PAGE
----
The Sine Qua Non
As several osteopathic schools began implementing the 4-year DO degree, America mobilized for its entry into the First World War. In their desire to contribute, DOs sought inclusion in the military medical corps as commissioned officers. In 1917, AOA Past-President O.J. Snyder wrote to the Secretary of War urging him to appoint DOs and noting the special talents that DOs could provide the wounded.

Reports from the field of action show that much work following that of the surgeon, and with the many diseases following shock and trench exposures, are of such a nature as to be especially amenable to mechanical treatment, and it is to these we wish to devote our efforts.77(p2)

The Surgeon General of the Army William Gorgas, MD, was adamantly opposed to commissioning DOs. He informed the House Committee on Military Affairs that DOs should not have an equivalent standing with MDs. He gave 2 reasons: first, osteopathic practitioners did not possess the necessary length, breadth, and depth of medical education and second, the standards of osteopathic medical schools were much inferior to those of AMA-accredited medical colleges. Gorgas and his staff argued that if DOs enlisted or were inducted as common soldiers, they could request to be assigned to medically related positions as aides or technicians. They might even be allowed to employ osteopathic manipulative procedures but only when requested by commissioned MDs and only when under their direct supervision.78,79 
Months into the conflict, neither the Army nor the Navy secured a sufficient number of graduates from class A medical schools. In the meantime, the DOs persisted in their lobbying efforts to obtain military medical commissions. Despite their willingness to serve, Gorgas and his lieutenants defiantly maintained before congressional committees that having a shortage of physicians to serve American troops was far better than recruiting doctors who were poorly trained. Gorgas, however, eventually did what he said he would not do. Facing the reality of this severe shortage, he agreed to take into service MD graduates of unaccredited medical schools. This policy change prompted Henry Bunting, editor of the periodical Osteopathic Physician, to lambast Gorgas, declaring that the surgeon general was falsely making any possessor of the MD degree “the sine qua non of therapeutic efficiency for war service.”80(p1) Gorgas' actions and Congress' refusal to overrule him likely served to encourage more DOs into enrolling in unaccredited medical schools in their desire to serve the troops.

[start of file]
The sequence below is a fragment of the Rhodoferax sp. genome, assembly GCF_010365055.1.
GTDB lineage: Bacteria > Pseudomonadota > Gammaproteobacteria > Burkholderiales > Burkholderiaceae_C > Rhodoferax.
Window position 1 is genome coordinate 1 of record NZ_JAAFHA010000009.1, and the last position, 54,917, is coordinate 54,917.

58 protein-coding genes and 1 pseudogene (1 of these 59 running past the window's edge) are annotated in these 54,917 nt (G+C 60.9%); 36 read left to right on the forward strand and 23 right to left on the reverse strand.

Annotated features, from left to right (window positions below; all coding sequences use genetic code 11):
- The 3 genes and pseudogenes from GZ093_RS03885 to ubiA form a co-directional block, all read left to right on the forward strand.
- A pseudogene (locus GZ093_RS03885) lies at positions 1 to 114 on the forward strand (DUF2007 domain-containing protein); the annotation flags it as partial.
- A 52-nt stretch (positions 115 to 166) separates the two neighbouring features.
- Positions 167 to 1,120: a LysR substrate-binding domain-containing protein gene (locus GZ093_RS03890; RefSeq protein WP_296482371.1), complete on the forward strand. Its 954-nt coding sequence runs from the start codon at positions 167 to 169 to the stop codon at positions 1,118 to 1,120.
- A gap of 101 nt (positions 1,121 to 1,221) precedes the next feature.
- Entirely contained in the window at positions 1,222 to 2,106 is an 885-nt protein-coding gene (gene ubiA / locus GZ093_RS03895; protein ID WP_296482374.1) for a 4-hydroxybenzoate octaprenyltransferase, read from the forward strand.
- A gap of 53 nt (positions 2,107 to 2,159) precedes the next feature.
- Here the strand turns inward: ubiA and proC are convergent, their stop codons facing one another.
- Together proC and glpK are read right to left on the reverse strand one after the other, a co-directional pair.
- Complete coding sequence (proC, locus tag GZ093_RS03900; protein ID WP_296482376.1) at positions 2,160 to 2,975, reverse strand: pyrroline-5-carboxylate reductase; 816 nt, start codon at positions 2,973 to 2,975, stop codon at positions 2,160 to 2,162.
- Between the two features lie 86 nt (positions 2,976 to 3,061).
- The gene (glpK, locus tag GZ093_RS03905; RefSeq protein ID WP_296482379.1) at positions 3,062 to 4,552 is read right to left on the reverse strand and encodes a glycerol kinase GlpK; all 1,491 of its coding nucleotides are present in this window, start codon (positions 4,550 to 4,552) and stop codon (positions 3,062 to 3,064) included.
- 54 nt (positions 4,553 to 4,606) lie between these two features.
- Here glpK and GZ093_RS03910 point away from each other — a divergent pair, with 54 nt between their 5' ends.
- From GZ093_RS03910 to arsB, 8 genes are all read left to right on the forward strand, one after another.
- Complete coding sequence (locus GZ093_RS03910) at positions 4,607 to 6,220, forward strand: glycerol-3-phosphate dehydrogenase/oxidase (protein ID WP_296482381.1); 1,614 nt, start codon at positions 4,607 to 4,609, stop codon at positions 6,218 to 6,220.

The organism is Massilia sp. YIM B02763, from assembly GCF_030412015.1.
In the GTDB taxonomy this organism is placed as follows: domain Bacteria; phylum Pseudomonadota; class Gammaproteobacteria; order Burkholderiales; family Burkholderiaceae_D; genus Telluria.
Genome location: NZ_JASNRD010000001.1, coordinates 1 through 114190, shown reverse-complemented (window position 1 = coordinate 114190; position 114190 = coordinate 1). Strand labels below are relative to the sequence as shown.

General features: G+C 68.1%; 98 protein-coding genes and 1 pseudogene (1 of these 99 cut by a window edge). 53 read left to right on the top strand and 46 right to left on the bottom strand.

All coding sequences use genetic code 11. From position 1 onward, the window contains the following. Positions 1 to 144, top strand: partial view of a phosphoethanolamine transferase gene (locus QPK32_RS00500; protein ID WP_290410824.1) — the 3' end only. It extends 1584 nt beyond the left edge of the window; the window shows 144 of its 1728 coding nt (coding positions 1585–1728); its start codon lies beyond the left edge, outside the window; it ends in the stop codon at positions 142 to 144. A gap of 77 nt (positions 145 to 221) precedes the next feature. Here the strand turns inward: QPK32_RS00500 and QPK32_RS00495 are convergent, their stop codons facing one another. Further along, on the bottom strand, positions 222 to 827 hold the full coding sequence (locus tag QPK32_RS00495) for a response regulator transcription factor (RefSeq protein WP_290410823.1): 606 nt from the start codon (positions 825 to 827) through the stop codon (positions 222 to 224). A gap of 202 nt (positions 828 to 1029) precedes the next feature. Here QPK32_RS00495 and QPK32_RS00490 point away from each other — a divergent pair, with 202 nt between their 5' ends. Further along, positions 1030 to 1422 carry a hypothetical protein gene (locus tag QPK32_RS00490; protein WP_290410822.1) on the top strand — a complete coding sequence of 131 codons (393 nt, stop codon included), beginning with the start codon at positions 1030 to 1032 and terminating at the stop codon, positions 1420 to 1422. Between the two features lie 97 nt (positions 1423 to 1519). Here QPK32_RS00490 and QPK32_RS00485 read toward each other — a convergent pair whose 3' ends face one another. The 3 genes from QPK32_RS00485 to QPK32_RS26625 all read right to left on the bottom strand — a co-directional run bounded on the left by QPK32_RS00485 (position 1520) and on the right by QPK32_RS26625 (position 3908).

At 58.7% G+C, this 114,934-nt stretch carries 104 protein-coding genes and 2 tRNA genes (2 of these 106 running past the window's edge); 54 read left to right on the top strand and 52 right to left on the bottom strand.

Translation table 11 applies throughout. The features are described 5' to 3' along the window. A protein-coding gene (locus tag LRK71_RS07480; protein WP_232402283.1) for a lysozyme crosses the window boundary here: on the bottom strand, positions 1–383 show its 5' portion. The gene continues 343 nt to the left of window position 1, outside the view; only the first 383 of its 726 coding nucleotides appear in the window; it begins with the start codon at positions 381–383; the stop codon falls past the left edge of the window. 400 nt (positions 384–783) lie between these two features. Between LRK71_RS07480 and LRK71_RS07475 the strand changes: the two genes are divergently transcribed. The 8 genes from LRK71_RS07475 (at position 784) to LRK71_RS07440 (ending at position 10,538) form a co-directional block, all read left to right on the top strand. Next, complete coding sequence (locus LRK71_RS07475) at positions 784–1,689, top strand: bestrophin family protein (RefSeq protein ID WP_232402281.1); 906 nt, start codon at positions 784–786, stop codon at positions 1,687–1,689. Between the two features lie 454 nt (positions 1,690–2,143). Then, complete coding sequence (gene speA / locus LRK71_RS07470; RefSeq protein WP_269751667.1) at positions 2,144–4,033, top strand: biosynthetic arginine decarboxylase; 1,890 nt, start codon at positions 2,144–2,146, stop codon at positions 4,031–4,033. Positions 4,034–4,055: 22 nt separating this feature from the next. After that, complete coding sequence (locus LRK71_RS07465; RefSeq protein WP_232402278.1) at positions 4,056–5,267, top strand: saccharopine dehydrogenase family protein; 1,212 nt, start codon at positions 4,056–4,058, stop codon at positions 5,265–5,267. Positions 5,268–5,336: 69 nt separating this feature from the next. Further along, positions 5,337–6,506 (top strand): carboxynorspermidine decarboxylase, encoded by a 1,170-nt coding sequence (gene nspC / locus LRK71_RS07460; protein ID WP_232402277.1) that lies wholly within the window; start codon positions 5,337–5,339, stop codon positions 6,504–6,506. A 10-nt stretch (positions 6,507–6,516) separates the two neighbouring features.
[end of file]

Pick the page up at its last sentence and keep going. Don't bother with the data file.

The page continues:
Yet despite their exclusion from the military medical corps, the osteopathic profession made some remarkable gains as a result of their wartime efforts. Numerous newspapers across the country covered the DOs lobbying campaign, and many editorially supported their cause. In addition, with so many MDs now abroad, the DOs found themselves taking care of the general health needs of more Americans at home. When in 1918-1919 millions of Americans contracted influenza and its common sequela pneumonia, DOs soon found that their manipulative medical approach to managing patients seemed to yield much better results than those achieved by MDs. The AOA began an effort to systematically gather statistics—not only to prove the success of osteopathic practitioners but also to support their lobbying efforts to secure Army and Navy medical commissions.1 
Hundreds of DOs submitted their case summaries, which were then compared with government-collected data. The AOA reported that only 1% of all DO-treated influenza patients died, compared with 12% to 15% of all treated patients. For patients with pneumonia, 8% of those treated osteopathically died compared with 25% under standard medical care. Although the publication of these favorable osteopathic treatment statistics did not get DOs military medical commissions, many osteopathic practitioners concluded that this published data demonstrated that the DO degree—and not the MD degree—was “the sine qua non of therapeutic efficiency,” at least with respect to going to war against these 2 lethal scourges.1,78 
Physician and Surgeon—DO